The realization that HIV-1 infection activates different immune regulatory mechanisms (see above) presents HIV/AIDS immunologists with a spectrum of seemingly formidable challenges that impact efforts to develop effective strategies for both immune-based therapy and AIDS vaccines. At present, neither attempts at reversing HIV-induced immune dysfunction nor vaccine-induced prevention of infection have been successful. Concerning the three questions indicated in the title of this review, we are still at the stage of learning to know it, despite more than two decades of ongoing attempts to fix it and prevent it. A critical issue is whether we yet know it well enough to begin considering logical approaches that might allow us to effectively fix it and/or prevent it. This section will consider some such issues from a clinical perspective.

Therapeutic approaches

Early assays at correcting the immunological ravages resulting from HIV-1 infection involved attempting to restore CD4+ T-cell numbers and function without knowing the causes of their depletion and loss. More recent studies of HIV-induced pathogenesis suggest that much of the immune suppression associated with HIV-1 infection is due to HIV’s remarkable ability to efficiently hijack pre-existing, physiological mechanisms that normally function to: (i) inhibit infection by different viruses [146]; (ii) prevent autoimmune diseases or excessive inflammatory responses [27, 88, 147]; and (iii) prevent rejection of allogeneic foetuses [148]. As discussed above, to activate some of these pathways, HIV-1 is required to only bind cellular receptors, and not to reverse transcribe and productively infect CD4+ target cells.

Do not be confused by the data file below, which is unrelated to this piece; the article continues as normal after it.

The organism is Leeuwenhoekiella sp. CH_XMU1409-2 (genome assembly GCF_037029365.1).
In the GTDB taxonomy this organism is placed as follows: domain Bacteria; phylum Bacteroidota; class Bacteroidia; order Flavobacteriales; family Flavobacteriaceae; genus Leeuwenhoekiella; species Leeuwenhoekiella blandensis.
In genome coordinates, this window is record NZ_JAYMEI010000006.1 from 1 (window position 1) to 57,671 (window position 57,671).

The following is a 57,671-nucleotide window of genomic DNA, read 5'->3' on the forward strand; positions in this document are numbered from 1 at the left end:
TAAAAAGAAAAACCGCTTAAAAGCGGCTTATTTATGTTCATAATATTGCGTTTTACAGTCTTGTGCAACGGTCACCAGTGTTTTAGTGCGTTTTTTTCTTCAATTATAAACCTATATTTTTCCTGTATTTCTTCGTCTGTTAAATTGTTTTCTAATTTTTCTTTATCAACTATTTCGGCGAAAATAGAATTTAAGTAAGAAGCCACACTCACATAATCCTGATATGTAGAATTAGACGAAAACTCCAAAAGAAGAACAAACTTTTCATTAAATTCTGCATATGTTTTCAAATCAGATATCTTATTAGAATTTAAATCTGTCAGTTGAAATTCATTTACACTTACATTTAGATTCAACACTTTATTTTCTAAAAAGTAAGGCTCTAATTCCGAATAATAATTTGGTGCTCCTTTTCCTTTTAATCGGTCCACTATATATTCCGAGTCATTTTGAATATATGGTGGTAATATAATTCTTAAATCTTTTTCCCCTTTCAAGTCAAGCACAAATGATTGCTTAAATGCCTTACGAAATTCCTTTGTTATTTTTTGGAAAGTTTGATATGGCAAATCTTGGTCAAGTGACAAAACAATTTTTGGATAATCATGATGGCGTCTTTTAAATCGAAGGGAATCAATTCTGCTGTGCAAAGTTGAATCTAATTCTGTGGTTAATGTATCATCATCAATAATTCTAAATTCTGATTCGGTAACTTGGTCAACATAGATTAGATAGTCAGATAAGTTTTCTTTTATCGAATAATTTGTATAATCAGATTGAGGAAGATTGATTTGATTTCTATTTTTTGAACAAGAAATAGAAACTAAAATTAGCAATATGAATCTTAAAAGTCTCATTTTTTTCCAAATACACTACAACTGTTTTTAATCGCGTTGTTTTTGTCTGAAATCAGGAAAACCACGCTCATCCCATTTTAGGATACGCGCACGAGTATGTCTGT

Because several regulatory pathways are functionally altered, it is hard to establish which of them may be the most suitable target for immunotherapy. For example, interventions against the PD-1/PDL-1 system may not correct the Treg-induced dysfunction, whilst inhibition of CTLA-4-mediated negative signalling would not protect from HIV-induced apoptosis. Antibodies against type I IFN would potentially block HIV-induced TRAIL and PDL-1 [31, 55, 88], but would not be expected to control HIV-induced IDO expression or Treg function [149]. 1-Methyl tryptophan (1MT) is effective in blocking IDO enzymatic activity in vitro, even in the setting of HIV-1 infection [35, 149] and has the potential for also influencing Treg function, similar to that shown in other systems [150], but would not affect HIV-induced apoptosis. An example of the failed attempts made to block one of the immune regulatory mechanisms usurped by HIV-1 is the use of anti-CTLA-4 blocking antibodies in SIV-infected macaques. Treatment of chronically SIV-infected, ART-treated macaques with a single dose of anti-CTLA-4 appeared to have marginal beneficial effects on antiviral immune responses [65]. However, administration of three doses of anti-CTLA-4 to SIV-infected macaques during primary or chronic infection increased T-cell activation and viral replication, reduced responsiveness to ART and prevented therapeutic vaccine reduction of the viral set-point [151]. More critically, none of the above strategies would discriminate between HIV-induced and physiologically controlled immune regulation. Therefore, the emergence of autoimmune diseases is a great concern when these approaches are considered for the treatment of HIV-infected patients. In this context, it should be noted that treatment of melanoma patients with anti-CTLA-4 antibody resulted in the induction of autoimmune symptoms [152, 153].